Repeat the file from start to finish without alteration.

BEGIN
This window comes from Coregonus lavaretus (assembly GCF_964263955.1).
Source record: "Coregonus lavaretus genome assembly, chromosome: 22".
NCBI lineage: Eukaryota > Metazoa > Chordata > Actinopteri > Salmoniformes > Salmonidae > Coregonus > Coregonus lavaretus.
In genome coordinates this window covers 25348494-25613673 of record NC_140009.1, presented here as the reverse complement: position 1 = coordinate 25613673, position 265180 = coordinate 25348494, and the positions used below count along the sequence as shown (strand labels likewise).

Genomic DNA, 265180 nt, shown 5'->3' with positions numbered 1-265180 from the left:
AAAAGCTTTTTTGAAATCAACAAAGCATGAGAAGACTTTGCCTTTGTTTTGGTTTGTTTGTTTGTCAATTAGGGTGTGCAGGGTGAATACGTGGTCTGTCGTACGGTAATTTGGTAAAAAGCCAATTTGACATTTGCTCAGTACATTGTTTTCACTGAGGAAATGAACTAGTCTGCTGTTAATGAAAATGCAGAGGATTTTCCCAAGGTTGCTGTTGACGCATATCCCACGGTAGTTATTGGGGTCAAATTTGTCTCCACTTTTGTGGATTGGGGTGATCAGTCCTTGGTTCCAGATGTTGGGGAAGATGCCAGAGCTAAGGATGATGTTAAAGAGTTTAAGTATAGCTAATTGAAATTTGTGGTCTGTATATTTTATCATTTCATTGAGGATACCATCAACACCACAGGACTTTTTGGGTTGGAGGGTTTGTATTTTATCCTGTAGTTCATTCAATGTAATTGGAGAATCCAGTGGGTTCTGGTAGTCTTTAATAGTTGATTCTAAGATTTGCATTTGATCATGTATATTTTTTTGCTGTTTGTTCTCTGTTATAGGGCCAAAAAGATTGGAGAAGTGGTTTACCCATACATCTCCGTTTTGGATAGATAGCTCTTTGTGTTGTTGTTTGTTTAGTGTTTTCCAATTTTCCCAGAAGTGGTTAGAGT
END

This window comes from Coregonus lavaretus (assembly GCF_964263955.1).
Source record: "Coregonus lavaretus genome assembly, chromosome: 22".
NCBI lineage: Eukaryota > Metazoa > Chordata > Actinopteri > Salmoniformes > Salmonidae > Coregonus > Coregonus lavaretus.
In genome coordinates this window covers 25348494-25613673 of record NC_140009.1, presented here as the reverse complement: position 1 = coordinate 25613673, position 265180 = coordinate 25348494, and the positions used below count along the sequence as shown (strand labels likewise).

Genomic DNA, 265180 nt, shown 5'->3' with positions numbered 1-265180 from the left:
AAAAGCTTTTTTGAAATCAACAAAGCATGAGAAGACTTTGCCTTTGTTTTGGTTTGTTTGTTTGTCAATTAGGGTGTGCAGGGTGAATACGTGGTCTGTCGTACGGTAATTTGGTAAAAAGCCAATTTGACATTTGCTCAGTACATTGTTTTCACTGAGGAAATGAACTAGTCTGCTGTTAATGAAAATGCAGAGGATTTTCCCAAGGTTGCTGTTGACGCATATCCCACGGTAGTTATTGGGGTCAAATTTGTCTCCACTTTTGTGGATTGGGGTGATCAGTCCTTGGTTCCAGATGTTGGGGAAGATGCCAGAGCTAAGGATGATGTTAAAGAGTTTAAGTATAGCTAATTGAAATTTGTGGTCTGTATATTTTATCATTTCATTGAGGATACCATCAACACCACAGGACTTTTTGGGTTGGAGGGTTTGTATTTTATCCTGTAGTTCATTCAATGTAATTGGAGAATCCAGTGGGTTCTGGTAGTCTTTAATAGTTGATTCTAAGATTTGCATTTGATCATGTATATTTTTTTGCTGTTTGTTCTCTGTTATAGGGCCAAAAAGATTGGAGAAGTGGTTTACCCATACATCTCCGTTTTGGATAGATAGCTCTTTGTGTTGTTGTTTGTTTAGTGTTTTCCAATTTTCCCAGAAGTGGTTAGAGT